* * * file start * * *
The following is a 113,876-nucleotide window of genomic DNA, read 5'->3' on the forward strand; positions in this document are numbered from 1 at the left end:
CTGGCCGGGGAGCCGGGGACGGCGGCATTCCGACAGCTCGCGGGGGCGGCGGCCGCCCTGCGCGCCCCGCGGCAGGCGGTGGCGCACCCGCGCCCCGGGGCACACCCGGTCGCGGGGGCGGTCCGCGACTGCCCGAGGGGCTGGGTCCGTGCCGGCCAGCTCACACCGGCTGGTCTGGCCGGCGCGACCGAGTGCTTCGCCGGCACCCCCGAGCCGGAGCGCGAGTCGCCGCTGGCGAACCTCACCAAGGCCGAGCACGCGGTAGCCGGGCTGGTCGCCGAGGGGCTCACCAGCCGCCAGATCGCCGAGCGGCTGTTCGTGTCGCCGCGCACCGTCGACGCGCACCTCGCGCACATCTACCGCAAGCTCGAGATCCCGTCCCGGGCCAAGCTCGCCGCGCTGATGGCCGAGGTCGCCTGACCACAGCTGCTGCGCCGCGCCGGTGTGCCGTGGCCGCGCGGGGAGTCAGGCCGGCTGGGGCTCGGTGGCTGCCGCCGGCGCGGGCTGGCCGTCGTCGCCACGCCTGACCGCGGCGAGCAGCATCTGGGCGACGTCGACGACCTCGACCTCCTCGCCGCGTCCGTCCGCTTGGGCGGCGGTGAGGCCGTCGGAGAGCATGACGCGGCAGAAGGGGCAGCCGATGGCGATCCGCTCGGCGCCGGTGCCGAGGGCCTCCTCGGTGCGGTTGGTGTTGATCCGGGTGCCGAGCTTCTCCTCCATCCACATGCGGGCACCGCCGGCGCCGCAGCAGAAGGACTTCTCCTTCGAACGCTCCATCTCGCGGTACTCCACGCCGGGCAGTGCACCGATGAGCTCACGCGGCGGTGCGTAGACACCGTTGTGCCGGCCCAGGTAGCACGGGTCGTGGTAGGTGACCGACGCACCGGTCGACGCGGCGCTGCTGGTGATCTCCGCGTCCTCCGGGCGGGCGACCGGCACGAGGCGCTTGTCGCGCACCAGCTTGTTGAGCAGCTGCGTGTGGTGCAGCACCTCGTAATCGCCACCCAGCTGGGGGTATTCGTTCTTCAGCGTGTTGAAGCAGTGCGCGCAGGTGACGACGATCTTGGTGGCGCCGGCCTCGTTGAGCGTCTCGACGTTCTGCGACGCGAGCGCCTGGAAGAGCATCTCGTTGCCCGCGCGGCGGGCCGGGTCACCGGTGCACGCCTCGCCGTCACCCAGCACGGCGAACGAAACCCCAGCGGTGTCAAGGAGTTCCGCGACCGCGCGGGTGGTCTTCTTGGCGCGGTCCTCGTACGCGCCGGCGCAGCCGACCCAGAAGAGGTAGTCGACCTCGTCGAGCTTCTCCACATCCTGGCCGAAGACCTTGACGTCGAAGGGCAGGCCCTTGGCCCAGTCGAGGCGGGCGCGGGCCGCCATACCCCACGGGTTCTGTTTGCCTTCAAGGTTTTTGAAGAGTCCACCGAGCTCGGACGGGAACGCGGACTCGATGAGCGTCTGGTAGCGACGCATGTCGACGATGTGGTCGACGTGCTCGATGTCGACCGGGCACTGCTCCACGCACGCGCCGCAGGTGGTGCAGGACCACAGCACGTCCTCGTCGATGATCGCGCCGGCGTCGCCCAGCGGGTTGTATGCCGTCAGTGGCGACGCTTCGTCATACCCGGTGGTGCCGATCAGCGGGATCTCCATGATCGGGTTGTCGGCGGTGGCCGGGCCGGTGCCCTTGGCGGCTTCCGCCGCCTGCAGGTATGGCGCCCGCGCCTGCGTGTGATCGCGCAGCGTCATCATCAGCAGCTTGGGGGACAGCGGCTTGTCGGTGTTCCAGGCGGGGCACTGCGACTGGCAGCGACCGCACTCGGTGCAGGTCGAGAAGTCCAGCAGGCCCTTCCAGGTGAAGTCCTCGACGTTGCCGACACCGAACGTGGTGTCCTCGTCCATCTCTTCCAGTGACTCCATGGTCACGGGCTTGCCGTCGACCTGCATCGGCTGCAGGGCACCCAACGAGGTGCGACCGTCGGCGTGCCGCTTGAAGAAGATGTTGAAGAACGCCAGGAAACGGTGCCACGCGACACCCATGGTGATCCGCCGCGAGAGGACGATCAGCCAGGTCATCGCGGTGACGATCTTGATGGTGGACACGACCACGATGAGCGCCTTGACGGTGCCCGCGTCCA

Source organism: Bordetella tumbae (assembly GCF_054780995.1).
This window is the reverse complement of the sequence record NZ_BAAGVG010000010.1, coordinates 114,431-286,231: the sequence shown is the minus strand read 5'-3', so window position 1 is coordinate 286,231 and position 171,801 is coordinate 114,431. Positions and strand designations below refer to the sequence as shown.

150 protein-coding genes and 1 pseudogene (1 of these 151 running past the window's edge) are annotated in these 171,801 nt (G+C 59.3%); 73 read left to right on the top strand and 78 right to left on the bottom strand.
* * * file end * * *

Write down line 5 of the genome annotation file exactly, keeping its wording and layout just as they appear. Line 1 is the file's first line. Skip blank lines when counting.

150 protein-coding genes and 1 pseudogene (1 of these 151 running past the window's edge) are annotated in these 171,801 nt (G+C 59.3%); 73 read left to right on the top strand and 78 right to left on the bottom strand.